With 16 pages of photographs.
"Nobel laureate Wiesel is the collective consciousness of the Holocaust, the premier voice of moral rectitude concerning the treatment of Jews in the twentieth century. With an expected poignancy and deft expressiveness and a commendable avoidance of self-righteousness, he turns now to memoir writing, revisiting the formative places, figures, and events in his life. Born in a "typical shtetl" in what was then Romania, Wiesel experienced the Holocaust firsthand in Auschwitz and Buchenwald. Orphaned, he traveled to France upon war's end and there received his education. He embarked on a journalism career at the same time that Israel was established, and those two ever-so-important factors in his life were meshed when he was posted back to Paris and then to New York as a foreign correspondent for an Israeli newspaper. Journalism was an easy segue into bookwriting, and his latest one will be a source of supreme pleasure for his widespread readership. (Reviewed Oct. 15, 1995)0679439161Brad Hooper"
From Booklist, Copyright (c) American Library Association. Used with permission.
Publisher's Weekly Review:
"Wiesel's immensely moving, unforgettable memoir has the searing intensity of his novels and autobiographical tales. Before his family was arrested by Nazis in their Romanian village and transported by cattle car to Auschwitz in 1944, the devout, studious future Nobel Peace laureate had plunged into Jewish mysticism, hoping that his Kabbalistic prayers and formulas might ward off impending tragedy. In the concentration camps, he came to know his formerly aloof and deeply loved father, Shlomo, a rabbi, whose death in Buchenwald in 1945 left Wiesel, then 16, numb. Living in a French orphanage, he learned of the deaths of his mother and younger sister, and was reunited with the two sisters who survived. Wiesel, who gradually recovered his religious fervor, wrestles with the problem of having faith in the post-Holocaust era. As a Paris-based journalist aiding the Jewish resistance movement in Palestine, he discovered his callingto testify to Nazi genocide, to justify his own survival. Moving to New York in the mid-1950s as correspondent for an Israeli paper, he covered civil rights struggles, the Eichmann trial in Israel and the 1967 Six Day War, befriended Golda Meir and David Ben-Gurion and supported persecuted Soviet Jews. His ascetic bachelor existence ended when he fell in love with and married Marion in 1969. He writes also of his formative friendships with Yiddish poet/thinker Abraham Yeoshua Heschel, Talmudic scholars Gershom Scholem and Saul Leiberman and itinerant mystic rabbi Mordechai Rosenbaum (``Shushani''). This haunting, impassioned book will make you cry yet, somehow, leave you renewed, with a cautious hope for humanity's future. Photos. First serial to Parade. (Dec.) (c) Copyright PWxyz, LLC. All rights reserved"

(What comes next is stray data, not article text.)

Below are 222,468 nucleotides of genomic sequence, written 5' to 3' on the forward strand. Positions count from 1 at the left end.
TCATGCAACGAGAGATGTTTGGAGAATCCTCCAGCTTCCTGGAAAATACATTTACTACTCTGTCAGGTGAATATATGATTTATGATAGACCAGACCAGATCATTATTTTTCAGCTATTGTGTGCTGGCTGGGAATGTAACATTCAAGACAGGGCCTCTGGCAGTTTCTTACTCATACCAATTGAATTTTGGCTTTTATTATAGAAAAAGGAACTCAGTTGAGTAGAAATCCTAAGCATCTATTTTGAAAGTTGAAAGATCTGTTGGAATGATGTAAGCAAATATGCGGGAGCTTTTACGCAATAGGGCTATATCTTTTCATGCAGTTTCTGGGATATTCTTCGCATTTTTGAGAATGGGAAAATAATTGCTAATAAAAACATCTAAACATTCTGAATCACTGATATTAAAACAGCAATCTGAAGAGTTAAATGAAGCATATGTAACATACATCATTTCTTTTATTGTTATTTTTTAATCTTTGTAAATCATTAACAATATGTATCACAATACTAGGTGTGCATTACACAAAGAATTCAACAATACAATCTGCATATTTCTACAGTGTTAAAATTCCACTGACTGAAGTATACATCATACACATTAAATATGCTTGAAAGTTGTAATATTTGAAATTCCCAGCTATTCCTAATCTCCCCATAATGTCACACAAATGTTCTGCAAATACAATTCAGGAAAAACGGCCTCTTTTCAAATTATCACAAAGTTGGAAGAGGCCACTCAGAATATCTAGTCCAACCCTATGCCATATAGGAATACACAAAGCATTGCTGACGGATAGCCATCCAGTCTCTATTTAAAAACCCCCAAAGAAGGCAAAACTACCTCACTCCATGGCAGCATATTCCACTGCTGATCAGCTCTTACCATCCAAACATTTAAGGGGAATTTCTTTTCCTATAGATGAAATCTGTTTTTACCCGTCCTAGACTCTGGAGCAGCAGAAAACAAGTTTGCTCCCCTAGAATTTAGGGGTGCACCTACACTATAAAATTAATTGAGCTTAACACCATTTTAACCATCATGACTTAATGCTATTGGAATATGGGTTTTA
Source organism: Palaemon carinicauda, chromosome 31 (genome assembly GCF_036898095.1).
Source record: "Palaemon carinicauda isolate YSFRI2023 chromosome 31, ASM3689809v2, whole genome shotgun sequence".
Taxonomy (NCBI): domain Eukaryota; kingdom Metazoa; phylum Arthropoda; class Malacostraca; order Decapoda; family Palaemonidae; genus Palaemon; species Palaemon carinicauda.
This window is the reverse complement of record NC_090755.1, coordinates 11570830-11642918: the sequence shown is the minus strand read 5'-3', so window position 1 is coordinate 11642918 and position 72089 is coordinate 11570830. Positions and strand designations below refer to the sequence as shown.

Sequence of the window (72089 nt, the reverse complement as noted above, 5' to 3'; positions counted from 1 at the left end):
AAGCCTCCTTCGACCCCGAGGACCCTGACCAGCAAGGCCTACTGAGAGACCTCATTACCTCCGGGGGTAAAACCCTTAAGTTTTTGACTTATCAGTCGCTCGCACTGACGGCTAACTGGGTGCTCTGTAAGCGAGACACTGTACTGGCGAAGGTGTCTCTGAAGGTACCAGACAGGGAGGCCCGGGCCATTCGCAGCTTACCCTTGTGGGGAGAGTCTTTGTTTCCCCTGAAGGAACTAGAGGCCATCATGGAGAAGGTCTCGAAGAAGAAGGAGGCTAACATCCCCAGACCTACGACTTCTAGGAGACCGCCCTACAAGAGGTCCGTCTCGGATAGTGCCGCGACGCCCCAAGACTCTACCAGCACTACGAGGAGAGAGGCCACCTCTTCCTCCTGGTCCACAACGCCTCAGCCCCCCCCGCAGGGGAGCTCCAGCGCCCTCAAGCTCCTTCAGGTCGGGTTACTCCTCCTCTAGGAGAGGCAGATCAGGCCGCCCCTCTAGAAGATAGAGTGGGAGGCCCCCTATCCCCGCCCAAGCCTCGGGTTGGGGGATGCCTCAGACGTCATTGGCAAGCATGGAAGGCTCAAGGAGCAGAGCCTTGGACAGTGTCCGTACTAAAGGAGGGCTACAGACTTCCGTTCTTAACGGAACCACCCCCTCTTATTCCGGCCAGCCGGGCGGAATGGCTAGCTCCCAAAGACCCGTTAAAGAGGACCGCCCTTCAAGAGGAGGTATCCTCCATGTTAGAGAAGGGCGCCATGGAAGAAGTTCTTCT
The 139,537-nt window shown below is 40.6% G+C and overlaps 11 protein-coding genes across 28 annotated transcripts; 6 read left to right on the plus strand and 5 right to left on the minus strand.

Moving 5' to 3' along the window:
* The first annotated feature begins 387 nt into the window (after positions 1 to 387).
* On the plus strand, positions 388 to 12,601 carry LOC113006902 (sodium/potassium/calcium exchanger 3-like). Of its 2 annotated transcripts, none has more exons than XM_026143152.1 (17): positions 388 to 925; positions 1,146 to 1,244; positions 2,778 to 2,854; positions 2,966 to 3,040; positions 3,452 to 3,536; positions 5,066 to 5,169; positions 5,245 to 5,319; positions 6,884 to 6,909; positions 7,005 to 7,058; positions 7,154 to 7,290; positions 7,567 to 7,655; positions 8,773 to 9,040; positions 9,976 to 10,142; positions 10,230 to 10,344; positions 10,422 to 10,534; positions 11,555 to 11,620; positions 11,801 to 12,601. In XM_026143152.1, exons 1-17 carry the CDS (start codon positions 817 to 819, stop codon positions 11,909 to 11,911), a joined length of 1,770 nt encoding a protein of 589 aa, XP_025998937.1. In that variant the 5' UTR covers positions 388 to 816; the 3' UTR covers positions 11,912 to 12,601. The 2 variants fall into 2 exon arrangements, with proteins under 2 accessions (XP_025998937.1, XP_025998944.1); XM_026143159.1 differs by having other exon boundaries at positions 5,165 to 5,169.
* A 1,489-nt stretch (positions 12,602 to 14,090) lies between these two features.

(c) Copyright PWxyz, LLC. All rights reserved